The scoring module 140 can generate a word error rate that indicates the rate that the output sequences include different words than the original language examples 112. However, a conventional word error rate calculation would consider a word to be incorrect if it is in a different script than the original, even if the two words are equivalent as transliterations of each other (e.g., representing the same sounds and semantic meaning). When switching between languages and writing systems is common, this can artificially inflate the apparent error rates when the model has, in effect, predicted the correct word. To avoid this and other inaccuracies, the scoring module 140 can generate a revised word error rate, referred to as a modeling error rate, that compares output sequences normalized into the first script with test data 124 normalized into the first script. As a result, an error is not counted when the language model 150 produces a language sequence entirely in the first script even though the original language example had one or more equivalent words written in a different script. A separate score, a script error rate, is generated to measure the rate at which the script of the output sequence differs from the script of the original language example 112.

The evaluation scores 142 from the scoring module 140 can be provided for output to a user and can also be used to manage the training of the language model 150. For example, the modeling error rate can be used to determine whether to continue training or terminate training of the language model 150. Training may be set to continue until the error rate is below a threshold level. As another example, based on one or more of the error rates, the computer system 110 may alter a training data set used to train the language model 150, for example, to bring in a different or expanded data set to achieve better accuracy. As another example, based on one or more of the scores 142, the computer system 110 may set a size, structure, or other characteristic of the language model 150. As another example, based on the evaluation of the language model 150 and potentially scores for evaluating one or more other language models, the computer system 110 may select one or more language models to be used to perform a speech recognition task.

In some implementations, other scores are determined and used to adjust training of the language model 150 and/or the transliteration module 120. For example, the computer system 110 can obtain data indicating a rate at which mixed use of script, e.g., “code-switching,” occurs for a language generally or in a specific data set (such as the language examples 112). With this score, the system may select a parameter for pruning a finite state transducer network for transliteration, may select a parameter for pruning the language model, and or select a size or structure for the language model. In fact, many different parameters for the structure, training, and operation of the language model 150 can be set using the scores including a choice of a development set of data (e.g., a validation set used to tune the training algorithm and prevent overfitting), a training data set, a model size, a learning rate during training, a type of model used (e.g., n-gram, neural network, maximum entropy model, etc.), or a set of output targets for the model (e.g., to predict words, word pieces, or graphemes).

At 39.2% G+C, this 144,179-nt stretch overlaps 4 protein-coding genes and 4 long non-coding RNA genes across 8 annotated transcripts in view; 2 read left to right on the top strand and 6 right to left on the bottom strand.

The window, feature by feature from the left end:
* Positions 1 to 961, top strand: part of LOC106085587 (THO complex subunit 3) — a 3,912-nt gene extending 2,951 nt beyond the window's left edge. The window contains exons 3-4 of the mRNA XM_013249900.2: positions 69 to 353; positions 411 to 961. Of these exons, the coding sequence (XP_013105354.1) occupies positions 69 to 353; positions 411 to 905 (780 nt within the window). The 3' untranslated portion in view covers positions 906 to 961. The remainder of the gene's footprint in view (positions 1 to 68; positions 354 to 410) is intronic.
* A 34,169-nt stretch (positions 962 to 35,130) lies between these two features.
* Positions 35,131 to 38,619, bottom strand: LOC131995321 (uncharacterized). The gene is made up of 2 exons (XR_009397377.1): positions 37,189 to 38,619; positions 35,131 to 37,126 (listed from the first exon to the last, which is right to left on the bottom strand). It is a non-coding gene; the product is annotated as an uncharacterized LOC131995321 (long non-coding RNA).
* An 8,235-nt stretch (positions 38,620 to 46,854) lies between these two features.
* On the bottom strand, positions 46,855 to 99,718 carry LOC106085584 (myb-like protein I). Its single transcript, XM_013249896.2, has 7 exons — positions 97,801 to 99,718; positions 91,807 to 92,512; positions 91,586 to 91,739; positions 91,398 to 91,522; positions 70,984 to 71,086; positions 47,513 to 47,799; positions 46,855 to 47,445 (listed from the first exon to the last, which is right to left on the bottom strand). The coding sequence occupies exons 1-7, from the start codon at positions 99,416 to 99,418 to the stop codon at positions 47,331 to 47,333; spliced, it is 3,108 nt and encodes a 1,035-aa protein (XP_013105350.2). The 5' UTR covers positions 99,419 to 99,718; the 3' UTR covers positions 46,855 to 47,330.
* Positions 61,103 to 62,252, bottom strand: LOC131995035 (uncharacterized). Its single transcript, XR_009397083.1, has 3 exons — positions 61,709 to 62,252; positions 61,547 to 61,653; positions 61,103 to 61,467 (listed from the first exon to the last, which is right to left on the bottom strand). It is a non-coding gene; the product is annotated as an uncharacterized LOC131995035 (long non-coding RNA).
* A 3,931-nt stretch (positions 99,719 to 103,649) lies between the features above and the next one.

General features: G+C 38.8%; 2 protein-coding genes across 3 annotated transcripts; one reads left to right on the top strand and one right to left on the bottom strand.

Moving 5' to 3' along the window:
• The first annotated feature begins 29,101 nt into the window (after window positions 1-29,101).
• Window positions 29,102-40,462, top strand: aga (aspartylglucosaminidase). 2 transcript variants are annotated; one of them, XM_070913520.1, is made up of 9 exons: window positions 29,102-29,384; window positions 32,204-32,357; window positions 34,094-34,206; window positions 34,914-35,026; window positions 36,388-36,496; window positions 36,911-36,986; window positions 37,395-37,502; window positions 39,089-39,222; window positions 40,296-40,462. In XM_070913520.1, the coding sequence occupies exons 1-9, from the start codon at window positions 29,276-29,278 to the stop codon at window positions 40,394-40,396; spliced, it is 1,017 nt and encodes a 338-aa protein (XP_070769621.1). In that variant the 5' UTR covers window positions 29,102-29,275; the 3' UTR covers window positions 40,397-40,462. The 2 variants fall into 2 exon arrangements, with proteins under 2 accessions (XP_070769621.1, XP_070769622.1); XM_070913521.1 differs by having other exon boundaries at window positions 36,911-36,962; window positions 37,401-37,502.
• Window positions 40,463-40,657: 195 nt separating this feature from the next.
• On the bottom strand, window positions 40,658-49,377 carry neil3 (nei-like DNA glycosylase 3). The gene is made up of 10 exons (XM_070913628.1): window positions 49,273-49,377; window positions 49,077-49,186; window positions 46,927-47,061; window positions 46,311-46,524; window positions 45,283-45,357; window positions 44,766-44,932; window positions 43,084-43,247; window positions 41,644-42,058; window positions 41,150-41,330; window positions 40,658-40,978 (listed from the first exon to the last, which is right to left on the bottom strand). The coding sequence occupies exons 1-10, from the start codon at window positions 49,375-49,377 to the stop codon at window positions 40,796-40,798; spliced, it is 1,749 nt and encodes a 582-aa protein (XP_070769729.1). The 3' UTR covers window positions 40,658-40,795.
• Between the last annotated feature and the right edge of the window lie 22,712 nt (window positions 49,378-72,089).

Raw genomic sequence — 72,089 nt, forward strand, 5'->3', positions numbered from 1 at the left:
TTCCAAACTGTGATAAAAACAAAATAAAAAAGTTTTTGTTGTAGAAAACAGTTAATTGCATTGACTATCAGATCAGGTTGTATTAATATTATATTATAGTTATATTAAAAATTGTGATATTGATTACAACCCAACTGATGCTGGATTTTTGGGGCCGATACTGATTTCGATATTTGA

In general, the techniques in the application can be used to train and test any of various different types of models, not only language models. For example, transliterated data can be used to train and score a language model, an acoustic model, a sequence-to-sequence model, and/or an end-to-end model (e.g., one that receives acoustic information or features and provides output indicating likelihoods of words, word pieces, or graphemes). The sequence-to-sequence model can map an input sequence to an output sequence. For example, a sequence-to-sequence model can receive acoustic information or features representing of one or more spoken words, and produce a symbolic output (e.g. text) that represents those words.

Code-switching is a commonly occurring phenomenon in many multilingual communities. Code-switching generally refers to a speaker switching between languages within a single utterance. Conventional Word Error Rate (WER) measures are not sufficient for measuring the performance of code-mixed languages due to ambiguities in transcription, misspellings and borrowing of words from two different writing systems. These rendering errors artificially inflate the WER of an Automated Speech Recognition (ASR) system and complicate its evaluation. Furthermore, these errors make it harder to accurately evaluate modeling errors originating from code-switched language and acoustic models. As discussed further below, a new metric, transliteration-optimized Word Error Rate (toWER) can smooth out many of these irregularities by mapping all text to one writing system.

These techniques can also be used to improve acoustic and language modeling for bilingual code-switched utterance. Examples discussing Indic languages are discussed in detail, although the techniques may be used for any combination of languages and writing systems. The transliteration approach can be used to normalize data for three types of language models, namely, a conventional n-gram language model, a maximum entropy based language model and a Long Short Term Memory (LSTM) language model, and a state-of-the-art Connectionist Temporal Classification (CTC) acoustic model. The robustness of the proposed approach is demonstrated on several Indic languages from voice search traffic with significant gains in ASR performance, e.g., up to 10% relative over the state-of-the-art baseline.